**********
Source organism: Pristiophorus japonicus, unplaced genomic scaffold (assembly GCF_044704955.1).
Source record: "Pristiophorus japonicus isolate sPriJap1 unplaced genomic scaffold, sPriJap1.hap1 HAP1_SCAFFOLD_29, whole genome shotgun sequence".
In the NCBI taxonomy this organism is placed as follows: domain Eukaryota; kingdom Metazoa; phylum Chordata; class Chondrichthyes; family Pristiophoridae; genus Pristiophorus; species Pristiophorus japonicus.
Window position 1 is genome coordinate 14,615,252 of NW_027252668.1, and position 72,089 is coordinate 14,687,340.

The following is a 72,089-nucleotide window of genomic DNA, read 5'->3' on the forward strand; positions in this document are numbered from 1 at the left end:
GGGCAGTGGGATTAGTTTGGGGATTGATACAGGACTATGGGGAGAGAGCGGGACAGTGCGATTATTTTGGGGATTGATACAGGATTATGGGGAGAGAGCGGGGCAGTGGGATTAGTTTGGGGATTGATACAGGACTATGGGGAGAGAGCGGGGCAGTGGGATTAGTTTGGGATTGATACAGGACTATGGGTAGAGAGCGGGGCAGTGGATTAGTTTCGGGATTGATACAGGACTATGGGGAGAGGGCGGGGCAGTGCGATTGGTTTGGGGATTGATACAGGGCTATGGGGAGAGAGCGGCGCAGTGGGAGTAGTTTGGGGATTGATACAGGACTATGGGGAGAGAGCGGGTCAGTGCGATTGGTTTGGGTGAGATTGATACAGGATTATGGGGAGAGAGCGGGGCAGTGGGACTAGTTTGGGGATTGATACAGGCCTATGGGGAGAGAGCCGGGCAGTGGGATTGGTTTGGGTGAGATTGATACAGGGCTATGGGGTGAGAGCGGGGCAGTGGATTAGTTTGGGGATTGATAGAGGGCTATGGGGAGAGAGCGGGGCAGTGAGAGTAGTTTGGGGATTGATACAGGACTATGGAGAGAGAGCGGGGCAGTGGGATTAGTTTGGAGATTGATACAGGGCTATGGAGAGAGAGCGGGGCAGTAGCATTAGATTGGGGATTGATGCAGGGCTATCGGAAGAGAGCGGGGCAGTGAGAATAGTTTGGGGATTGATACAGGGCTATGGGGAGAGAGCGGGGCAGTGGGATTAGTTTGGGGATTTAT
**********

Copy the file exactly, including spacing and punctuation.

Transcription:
Source organism: Pristiophorus japonicus, unplaced genomic scaffold (assembly GCF_044704955.1).
Source record: "Pristiophorus japonicus isolate sPriJap1 unplaced genomic scaffold, sPriJap1.hap1 HAP1_SCAFFOLD_29, whole genome shotgun sequence".
In the NCBI taxonomy this organism is placed as follows: domain Eukaryota; kingdom Metazoa; phylum Chordata; class Chondrichthyes; family Pristiophoridae; genus Pristiophorus; species Pristiophorus japonicus.
Window position 1 is genome coordinate 14,615,252 of NW_027252668.1, and position 72,089 is coordinate 14,687,340.

The following is a 72,089-nucleotide window of genomic DNA, read 5'->3' on the forward strand; positions in this document are numbered from 1 at the left end:
GGGCAGTGGGATTAGTTTGGGGATTGATACAGGACTATGGGGAGAGAGCGGGACAGTGCGATTATTTTGGGGATTGATACAGGATTATGGGGAGAGAGCGGGGCAGTGGGATTAGTTTGGGGATTGATACAGGACTATGGGGAGAGAGCGGGGCAGTGGGATTAGTTTGGGATTGATACAGGACTATGGGTAGAGAGCGGGGCAGTGGATTAGTTTCGGGATTGATACAGGACTATGGGGAGAGGGCGGGGCAGTGCGATTGGTTTGGGGATTGATACAGGGCTATGGGGAGAGAGCGGCGCAGTGGGAGTAGTTTGGGGATTGATACAGGACTATGGGGAGAGAGCGGGTCAGTGCGATTGGTTTGGGTGAGATTGATACAGGATTATGGGGAGAGAGCGGGGCAGTGGGACTAGTTTGGGGATTGATACAGGCCTATGGGGAGAGAGCCGGGCAGTGGGATTGGTTTGGGTGAGATTGATACAGGGCTATGGGGTGAGAGCGGGGCAGTGGATTAGTTTGGGGATTGATAGAGGGCTATGGGGAGAGAGCGGGGCAGTGAGAGTAGTTTGGGGATTGATACAGGACTATGGAGAGAGAGCGGGGCAGTGGGATTAGTTTGGAGATTGATACAGGGCTATGGAGAGAGAGCGGGGCAGTAGCATTAGATTGGGGATTGATGCAGGGCTATCGGAAGAGAGCGGGGCAGTGAGAATAGTTTGGGGATTGATACAGGGCTATGGGGAGAGAGCGGGGCAGTGGGATTAGTTTGGGGATTTAT